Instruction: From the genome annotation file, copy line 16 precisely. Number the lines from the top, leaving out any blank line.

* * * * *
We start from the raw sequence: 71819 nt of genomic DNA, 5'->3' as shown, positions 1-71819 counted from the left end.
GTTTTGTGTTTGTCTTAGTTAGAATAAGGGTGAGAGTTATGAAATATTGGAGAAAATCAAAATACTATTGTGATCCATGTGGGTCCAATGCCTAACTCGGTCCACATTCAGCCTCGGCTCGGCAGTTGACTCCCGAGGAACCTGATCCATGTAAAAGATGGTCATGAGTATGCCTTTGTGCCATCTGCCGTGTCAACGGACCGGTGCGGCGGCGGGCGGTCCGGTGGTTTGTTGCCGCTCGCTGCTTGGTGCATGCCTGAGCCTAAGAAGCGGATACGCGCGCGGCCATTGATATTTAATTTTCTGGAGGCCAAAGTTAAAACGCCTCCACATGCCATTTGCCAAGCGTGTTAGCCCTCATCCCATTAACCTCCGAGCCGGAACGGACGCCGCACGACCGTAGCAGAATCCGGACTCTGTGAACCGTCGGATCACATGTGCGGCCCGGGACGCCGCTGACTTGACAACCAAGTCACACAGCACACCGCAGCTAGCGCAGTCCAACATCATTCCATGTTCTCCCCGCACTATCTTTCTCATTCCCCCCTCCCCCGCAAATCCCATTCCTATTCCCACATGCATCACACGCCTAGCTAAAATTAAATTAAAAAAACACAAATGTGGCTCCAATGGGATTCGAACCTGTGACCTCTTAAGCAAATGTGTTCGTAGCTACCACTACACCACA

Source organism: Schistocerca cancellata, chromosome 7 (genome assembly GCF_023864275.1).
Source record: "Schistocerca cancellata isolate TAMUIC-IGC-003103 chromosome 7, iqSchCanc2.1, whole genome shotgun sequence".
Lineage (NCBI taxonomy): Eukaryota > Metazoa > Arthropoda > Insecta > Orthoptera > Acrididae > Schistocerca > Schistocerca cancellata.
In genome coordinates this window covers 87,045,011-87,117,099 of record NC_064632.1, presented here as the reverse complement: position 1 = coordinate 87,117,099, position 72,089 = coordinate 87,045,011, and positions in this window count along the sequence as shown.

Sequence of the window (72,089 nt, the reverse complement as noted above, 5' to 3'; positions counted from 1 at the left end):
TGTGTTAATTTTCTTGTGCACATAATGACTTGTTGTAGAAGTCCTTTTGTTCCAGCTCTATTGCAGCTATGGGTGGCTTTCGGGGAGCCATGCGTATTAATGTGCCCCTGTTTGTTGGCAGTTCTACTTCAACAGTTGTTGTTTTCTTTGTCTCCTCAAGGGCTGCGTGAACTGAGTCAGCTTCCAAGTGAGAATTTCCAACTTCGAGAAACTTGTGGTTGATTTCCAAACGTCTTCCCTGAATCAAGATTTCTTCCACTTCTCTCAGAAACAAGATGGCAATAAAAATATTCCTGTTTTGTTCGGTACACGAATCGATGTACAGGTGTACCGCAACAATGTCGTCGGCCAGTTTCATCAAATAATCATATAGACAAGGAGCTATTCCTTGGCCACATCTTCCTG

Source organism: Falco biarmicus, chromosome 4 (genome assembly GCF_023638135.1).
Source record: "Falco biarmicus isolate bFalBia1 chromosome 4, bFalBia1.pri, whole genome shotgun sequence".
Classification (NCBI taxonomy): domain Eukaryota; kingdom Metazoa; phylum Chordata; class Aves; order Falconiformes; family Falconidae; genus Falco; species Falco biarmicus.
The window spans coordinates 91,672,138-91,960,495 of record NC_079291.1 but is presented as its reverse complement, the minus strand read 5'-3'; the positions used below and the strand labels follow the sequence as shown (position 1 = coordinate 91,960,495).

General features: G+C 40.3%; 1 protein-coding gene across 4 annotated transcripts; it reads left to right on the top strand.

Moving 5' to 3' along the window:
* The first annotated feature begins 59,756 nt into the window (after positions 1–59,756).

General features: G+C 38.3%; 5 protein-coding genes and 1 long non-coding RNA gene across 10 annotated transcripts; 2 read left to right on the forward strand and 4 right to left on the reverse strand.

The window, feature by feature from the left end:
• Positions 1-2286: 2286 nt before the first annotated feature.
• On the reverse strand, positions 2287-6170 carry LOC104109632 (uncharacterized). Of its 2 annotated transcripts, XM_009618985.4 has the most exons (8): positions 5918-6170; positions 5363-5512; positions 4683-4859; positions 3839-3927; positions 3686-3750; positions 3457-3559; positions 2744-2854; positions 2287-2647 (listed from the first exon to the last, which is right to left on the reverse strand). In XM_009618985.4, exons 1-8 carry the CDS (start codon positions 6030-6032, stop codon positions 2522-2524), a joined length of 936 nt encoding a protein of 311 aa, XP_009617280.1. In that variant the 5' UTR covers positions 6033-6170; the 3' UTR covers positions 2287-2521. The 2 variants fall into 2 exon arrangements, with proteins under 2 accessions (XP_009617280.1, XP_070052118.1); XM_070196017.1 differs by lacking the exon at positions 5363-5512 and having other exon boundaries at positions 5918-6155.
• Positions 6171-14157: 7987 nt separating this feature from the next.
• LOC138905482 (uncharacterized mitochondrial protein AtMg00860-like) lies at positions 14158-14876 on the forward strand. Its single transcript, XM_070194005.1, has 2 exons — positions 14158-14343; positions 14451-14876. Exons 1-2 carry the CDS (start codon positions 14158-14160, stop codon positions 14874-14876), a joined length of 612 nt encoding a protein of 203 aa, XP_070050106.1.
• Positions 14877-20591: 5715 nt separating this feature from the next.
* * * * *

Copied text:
General features: G+C 38.3%; 5 protein-coding genes and 1 long non-coding RNA gene across 10 annotated transcripts; 2 read left to right on the forward strand and 4 right to left on the reverse strand.